breast cancer awareness

My Inheritance

When I was first diagnosed with breast cancer, I became slightly obsessed with my dead grandmother.  Or, more accurately, I became obsessed with all of the things that I – the youngest of four siblings – inherited from my dead grandmother who I had never met.

Why did I inherit the fine china set that I’m certain she never ate a meal on?  The fine china that has stayed neatly packed in my attic since the day we moved in.  How on earth, with two older sisters, did I inherit her diamond engagement ring and her gold wedding band?  And the biggest question of all:  why did I inherit the breast cancer that killed her?

I spent a lot of time wondering if I’d been cursed or somehow ominously marked when I brought her things into my home.  I wondered if I should throw them out, let each beautiful dish shatter into tiny pieces or ceremoniously burn every serving tray, platter, tea cup, gold band and diamond ring that she ever touched.  I wondered if all of these things had somehow gotten lost or misplaced when she died or when my grandfather moved;  if they had mysteriously disappeared 50 years ago, never to be touched by me or my siblings, would I still be feeling this hideous lump?

I wondered.  A lot.

Before my own treatment started, I dug out my grandmother’s wedding band.  I needed to touch it and imagine how it must have looked on her hand.  I wondered if, like me, she tugged on it or spun it when she was nervous or when they told her she had breast cancer.  I wondered if she wore it during the treatments that failed her so miserably.  I wondered if she had it on when she died.

I put it on my own finger to see how it felt.

That very same day, a dear friend sent me a necklace – the angel of strength.  I put my new necklace on and began spinning that old ring and I cried.  I cried because I suddenly realized how miserable it must have been to be diagnosed with breast cancer in 1960.  I suddenly understood that the heart attack that killed her was a direct result of the treatment that she was hoping would save her.  I suddenly recognized why my own diagnosis of breast cancer came with regular visits to the cardiologist.  I suddenly realized that my dead grandmother was a part of my own, personal clinical trial.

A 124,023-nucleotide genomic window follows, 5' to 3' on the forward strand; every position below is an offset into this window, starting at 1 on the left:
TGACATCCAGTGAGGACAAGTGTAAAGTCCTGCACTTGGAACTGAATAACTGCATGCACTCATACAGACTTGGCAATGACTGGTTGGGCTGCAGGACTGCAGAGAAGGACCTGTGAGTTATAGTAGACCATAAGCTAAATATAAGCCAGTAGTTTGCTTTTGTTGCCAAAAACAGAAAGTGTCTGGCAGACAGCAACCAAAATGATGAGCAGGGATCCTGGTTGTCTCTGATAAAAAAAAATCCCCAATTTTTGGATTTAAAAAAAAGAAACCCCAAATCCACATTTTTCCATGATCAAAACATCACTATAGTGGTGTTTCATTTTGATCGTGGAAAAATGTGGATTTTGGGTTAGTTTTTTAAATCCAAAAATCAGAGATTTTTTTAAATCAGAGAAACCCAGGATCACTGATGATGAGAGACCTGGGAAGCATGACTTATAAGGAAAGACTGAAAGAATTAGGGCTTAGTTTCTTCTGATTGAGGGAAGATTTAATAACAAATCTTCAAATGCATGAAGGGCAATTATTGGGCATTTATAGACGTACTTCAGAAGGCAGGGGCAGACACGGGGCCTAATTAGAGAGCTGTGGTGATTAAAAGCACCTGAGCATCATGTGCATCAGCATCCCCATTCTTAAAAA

And I suddenly realized that all of those things she left behind, all of those things that found their way to me, were with me for a reason:  a reminder that I had my very own angel of strength always hovering nearby.


Jackpot Winnings and Breast Cancer

breast cancer ribbonI fell for it.  I never fall for these things, but I fell for this one.

Yesterday, a friend posted something on Facebook about using a pair of socks as an alternative to toilet paper and I just couldn’t resist.  I had to make a comment.  And then 30 seconds later, I received the dreaded chain email.

Turns out, the ridiculous status update was all a trap.  Once I commented on it, I was required to choose one of 12 predetermined status updates to share on my own wall in an attempt to trap even more unsuspecting victims.  Normally, I would click delete and move on but this one came with guilt.  This silly online game was, somehow, supposed to help spread awareness for breast cancer.  Now it seemed impossible not to play along.

I chose what I thought was the least ridiculous status update and posted ‘Just won $7,000 on a scratchy.’  And the madness began.

My sister saw it and was so excited by the news that she called my parents to tell them about it.  My parents then called me.  “But I don’t understand,” my mother kept repeating, “So you really didn’t win $7,000?”

More than 25 people commented on it and another 20+ simply liked it.  All of these people were so genuinely happy for me and my winnings …. and then I responded with the dreaded chain letter.  The response?  My favorite came from a good friend.  She simply wrote ‘FU.’

I couldn’t help but laugh.

The silly game did give most of us a good laugh, though it did prompt one friend to write and ask ‘Are you ok?’ I suppose it seemed I fell and hit my head or had simply lost my mind.  For the record, I didn’t.  I just thought breast cancer was a good enough reason to spread a little ridiculousness.  After all, more than 300,000 new cases of breast cancer are diagnosed each year in the United States.

Imagine that diagnosis.

Sometimes a good laugh over something so ridiculous is the best medicine.